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#YORO You Only Retire Once

#YORO You Only Retire Once

| February 10, 2021

Since the end of January, #YOLO—You Only Live Once—has been a rallying cry on internet message boards, where it appears that amateur investors may have driven up stock prices for video game retailer GameStop and movie theater chain AMC at the expense of sophisticated and well-funded professionals running powerful hedge funds. And while everyone should have opportunities to build wealth via the markets, we don’t believe that the Reddit WallStreetBets group has uncovered a new wealth-building strategy. In fact, as of this writing, GameStop has fallen 88 percent from its January 28 peak of $483 per share down to $60, and continues to be extremely volatile. Many traders who piled into this momentum trade on the way up are certainly underwater now. I believe that the prospect of this kind of speculation working in the future seems unlikely.

Of course, it is true that “you only live once,” and during this time, you need to make the most of the financial opportunities available to you. That is why we, at Stewardship, only engage in disciplined and measured long-term financial planning for the majority of our clients’ financial resources. Some clients do enjoy trading and speculating, and our view is that these activities are not necessarily incompatible, but that the client’s plan should not depend on trading success, and limits should be placed on the percentage of a client’s net worth allocated to these higher risk activities. In my own case, I do invest in some private deals, but I never invest more than 10 percent of my liquid net worth into these riskier, concentrated bets.

Short-Term Gains or Long-Term Prosperity?
While making a couple thousand dollars overnight sounds exciting, sporadic gains and losses are no match for the wealth-building power of a balanced, patient and diversified financial approach. The 1990 Nobel prizewinning economist, Harry Markowitz, famously stated, “The capital markets offer two free lunches: diversification and mean reversion.” Harry’s work showed that a portfolio’s risk is not defined by the riskiness of its individual assets, but by the extent to which the portfolio’s assets’ price movements correlate, or move together. Diversification is a way to combine different kinds of less correlated assets to build a lower-risk portfolio from higher-risk components. Free lunch! Mean reversion, on the other hand, means that stocks whose prices have been trending upward or downward will, at some point, reverse direction and head back toward their average values. Rebalancing is a very powerful strategy that systematically combines diversification and mean reversion by periodically trimming assets that have outperformed (and, according to mean reversion, are more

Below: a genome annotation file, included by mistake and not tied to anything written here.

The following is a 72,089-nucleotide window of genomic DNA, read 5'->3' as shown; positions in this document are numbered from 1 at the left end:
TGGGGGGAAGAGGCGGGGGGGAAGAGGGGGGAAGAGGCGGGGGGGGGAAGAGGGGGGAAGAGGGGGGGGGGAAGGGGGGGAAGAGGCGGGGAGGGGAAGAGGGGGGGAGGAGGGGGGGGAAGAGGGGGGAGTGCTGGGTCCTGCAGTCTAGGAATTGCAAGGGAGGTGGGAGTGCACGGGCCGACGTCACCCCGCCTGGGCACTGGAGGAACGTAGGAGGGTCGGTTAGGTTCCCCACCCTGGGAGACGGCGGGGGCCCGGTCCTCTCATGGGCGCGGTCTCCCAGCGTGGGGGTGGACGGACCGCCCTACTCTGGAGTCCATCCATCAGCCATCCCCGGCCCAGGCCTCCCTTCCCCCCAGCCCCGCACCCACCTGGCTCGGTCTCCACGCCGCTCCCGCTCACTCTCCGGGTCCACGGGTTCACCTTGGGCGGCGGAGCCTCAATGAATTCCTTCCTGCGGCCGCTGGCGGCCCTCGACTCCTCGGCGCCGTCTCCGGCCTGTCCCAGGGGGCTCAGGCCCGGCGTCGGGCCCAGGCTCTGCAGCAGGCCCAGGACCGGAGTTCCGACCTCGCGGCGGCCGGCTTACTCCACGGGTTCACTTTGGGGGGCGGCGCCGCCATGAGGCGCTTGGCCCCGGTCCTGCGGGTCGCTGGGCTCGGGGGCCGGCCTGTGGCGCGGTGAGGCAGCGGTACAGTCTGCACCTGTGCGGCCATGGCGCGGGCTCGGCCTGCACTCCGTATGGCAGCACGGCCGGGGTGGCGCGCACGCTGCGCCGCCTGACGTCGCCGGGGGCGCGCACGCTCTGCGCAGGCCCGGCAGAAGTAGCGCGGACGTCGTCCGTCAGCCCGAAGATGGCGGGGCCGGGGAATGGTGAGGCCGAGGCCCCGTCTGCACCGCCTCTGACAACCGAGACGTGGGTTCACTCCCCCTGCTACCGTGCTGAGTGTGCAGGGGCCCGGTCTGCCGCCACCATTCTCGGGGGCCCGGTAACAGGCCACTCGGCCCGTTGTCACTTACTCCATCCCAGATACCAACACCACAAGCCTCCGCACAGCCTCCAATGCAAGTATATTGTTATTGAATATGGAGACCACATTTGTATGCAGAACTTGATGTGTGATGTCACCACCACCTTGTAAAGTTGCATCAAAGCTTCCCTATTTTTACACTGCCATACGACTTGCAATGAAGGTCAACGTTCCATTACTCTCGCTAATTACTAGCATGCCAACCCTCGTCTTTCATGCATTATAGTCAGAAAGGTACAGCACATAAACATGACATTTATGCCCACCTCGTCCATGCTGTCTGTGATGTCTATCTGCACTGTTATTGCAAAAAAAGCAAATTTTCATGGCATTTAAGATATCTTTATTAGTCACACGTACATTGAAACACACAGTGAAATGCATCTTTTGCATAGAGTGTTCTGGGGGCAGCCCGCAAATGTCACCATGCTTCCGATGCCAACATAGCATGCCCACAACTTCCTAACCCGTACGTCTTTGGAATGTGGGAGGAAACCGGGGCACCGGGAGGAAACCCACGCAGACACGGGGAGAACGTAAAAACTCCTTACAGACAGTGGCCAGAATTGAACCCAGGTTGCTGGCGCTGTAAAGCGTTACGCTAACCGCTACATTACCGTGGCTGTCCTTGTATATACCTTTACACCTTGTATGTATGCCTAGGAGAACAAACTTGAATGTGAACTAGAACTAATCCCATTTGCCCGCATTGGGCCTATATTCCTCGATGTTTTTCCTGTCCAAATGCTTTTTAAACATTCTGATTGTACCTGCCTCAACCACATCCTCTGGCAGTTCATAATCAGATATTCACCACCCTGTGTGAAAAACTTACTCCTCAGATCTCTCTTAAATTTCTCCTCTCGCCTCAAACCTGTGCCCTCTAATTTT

likely to underperform in the future) and adding to assets that have underperformed. Buy low, sell high!

The small investments that the #YOLO crowd are cashing out today could be compounding by 10 percent annually had they been invested in the S&P 500 rather than the hot stock of the moment. Hopefully, some #YOLO investors will reinvest their earnings in plans that will help them create a more secure financial future instead of just trying to “stick it” to Wall Street and shake up a system they perceive as rigged against them.

Matching the overall marketplace, by definition, is not losing a rigged game. Nor is lacking the opportunity to own hedge funds. The 10-year return for Eurekahedge Hedge
Fund Index through Dec. 31, 2020 was 5.2 percent annualized. That performance not only sharply trails that of the S&P 500 Index, but it also lags the result for average targetdate funds found in retirement plans.

Quite literally, an employee who doesn’t even realize that they own a 401(k) account—that is, one who was defaulted into a target-date fund upon joining the company and who never checked the paperwork to realize that their paycheck was being docked—would have earned higher profits over the past decade than the typical hedge fund investor! How is that drawing the short end of the investment stick?

What’s Your Plan?
All this news got me to thinking that we should create a new hashtag, #YORO—You Only Retire Once. For most people, the financial decisions surrounding transitioning from living off a steady salary to living off your investments can be very stressful and confusing. For most people making this transition, their life savings and investments represent a non-renewable resource that simply can’t be recreated. Incorrect assumptions or understanding may lead to imperfect decisions that can be very difficult or even impossible to unmake. Our life-centered financial planning process focuses on YOU and enabling you to live the life you deserve and avoid unnecessary risks and mistakes. It is a time-tested and yet bespoke plan that is based on both theory and experience and refined over many years and many retirements. #YORO!!

Can We Help You?
We have a process to help you clarify your vision of an ideal retirement that leads to a milestone-oriented implementation plan to transition and optimize your current financial universe to best support your vision for the rest of your life. If you are interested in learning more, feel free to give me a call at 303.500.1931 or schedule a virtual meeting at